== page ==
User:Moira M. Esson/Notebook/CHEM-581/2013/02/20

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Objectives

  1. Perform pressure tests on prepared hydrogels with Rhodamine 6G added.
  2. Prepare microspheres using a new preparation method.


Microsphere preparation

  • After viewing the microspheres prepared on 2013/02/15, it appears as if all prepared microspheres formed a layer at the bottom of the beaker, creating a textured film as opposed to microspheres. Complete separation of the aqueous and organic layer occurred. The emulsion and suspension of the microspheres did not occur, perhaps due to the high freezing point of mineral oil. As such, a new procedure was used for the preparation of microspheres. This procedure was adapted from [1].


General Protocol:

  1. Measure out the desired mass of PVA and clay. The total mass should not exceed 1g.
  2. Place the PVA and clay in a clean, 50mL beaker with a magnetic stir bar.
  3. Add ~25mL distilled H2O to the beaker. While stirring, heat the contents of the beaker to at least 100°C and allow the PVA/clay to completely dissolve. (Allow the contents to heat for at least 1 hour. If necessary, more distilled H2O may be added. The exact amount of distilled H2O should be recorded for future Rhodamine 6G addition).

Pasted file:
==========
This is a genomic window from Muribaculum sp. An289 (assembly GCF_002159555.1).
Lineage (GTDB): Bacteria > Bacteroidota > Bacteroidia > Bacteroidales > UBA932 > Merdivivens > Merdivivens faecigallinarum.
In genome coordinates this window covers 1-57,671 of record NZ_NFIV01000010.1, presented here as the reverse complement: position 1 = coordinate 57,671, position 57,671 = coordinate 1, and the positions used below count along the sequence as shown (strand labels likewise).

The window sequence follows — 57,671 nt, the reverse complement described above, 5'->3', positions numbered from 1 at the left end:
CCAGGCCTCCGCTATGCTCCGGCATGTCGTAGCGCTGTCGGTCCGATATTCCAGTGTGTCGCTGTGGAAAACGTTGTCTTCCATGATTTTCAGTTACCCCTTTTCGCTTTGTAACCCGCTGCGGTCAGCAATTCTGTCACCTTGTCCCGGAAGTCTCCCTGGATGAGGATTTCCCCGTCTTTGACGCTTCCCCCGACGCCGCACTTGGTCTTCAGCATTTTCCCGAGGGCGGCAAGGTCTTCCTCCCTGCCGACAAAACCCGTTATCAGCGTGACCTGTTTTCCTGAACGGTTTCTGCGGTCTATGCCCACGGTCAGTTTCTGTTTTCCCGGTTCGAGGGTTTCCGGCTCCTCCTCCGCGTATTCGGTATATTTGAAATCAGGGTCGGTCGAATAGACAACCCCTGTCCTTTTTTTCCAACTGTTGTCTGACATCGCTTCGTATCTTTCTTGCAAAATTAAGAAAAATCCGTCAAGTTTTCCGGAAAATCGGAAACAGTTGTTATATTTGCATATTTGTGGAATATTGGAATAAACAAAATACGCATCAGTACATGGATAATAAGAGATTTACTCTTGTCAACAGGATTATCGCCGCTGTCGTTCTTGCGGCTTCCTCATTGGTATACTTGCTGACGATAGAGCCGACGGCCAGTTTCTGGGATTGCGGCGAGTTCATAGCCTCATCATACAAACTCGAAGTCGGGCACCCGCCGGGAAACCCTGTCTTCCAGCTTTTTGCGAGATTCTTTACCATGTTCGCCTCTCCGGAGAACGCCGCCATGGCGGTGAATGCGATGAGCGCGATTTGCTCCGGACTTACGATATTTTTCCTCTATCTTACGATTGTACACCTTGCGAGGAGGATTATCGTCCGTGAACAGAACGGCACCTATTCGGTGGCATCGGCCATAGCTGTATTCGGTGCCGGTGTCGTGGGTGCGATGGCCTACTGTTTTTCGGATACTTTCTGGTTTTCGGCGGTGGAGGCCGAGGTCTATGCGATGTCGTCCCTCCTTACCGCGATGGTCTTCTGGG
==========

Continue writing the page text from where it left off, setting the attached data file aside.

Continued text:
4. After complete dissolution of PVA/clay, remove the magnetic stir bar and pour solution into a blender.
  5. Add at least 35mL safflower oil to the blender. If more than 25mL distilled H2O was added to the PVA and clay, then the same volume increase should used in the addition of safflower oil.
  6. Blend the safflower oil and PVA/clay solution on high for 5 minutes.
  7. Quickly pour the contents of the blender into 20mL glass vials.
  8. Quickly freeze the PVA/clay and safflower oil emulsion in liquid nitrogen. The vial should be held in the liquid nitrogen until the sample is completely frozen throughout. If the sample has been sitting for a short period of time and it appears as if the microsphere particles are separating out of the organic layer, use a sonicator prior to freezing the sample to ensure that the microsphere particles are frozen in the organic layer.
  9. Place the frozen samples in a freezer at -20°C for 24 hours. After 24 hours, remove the samples from the freezer and allow the samples to thaw for 24 hours.
  10. Repeat step 9 three times.




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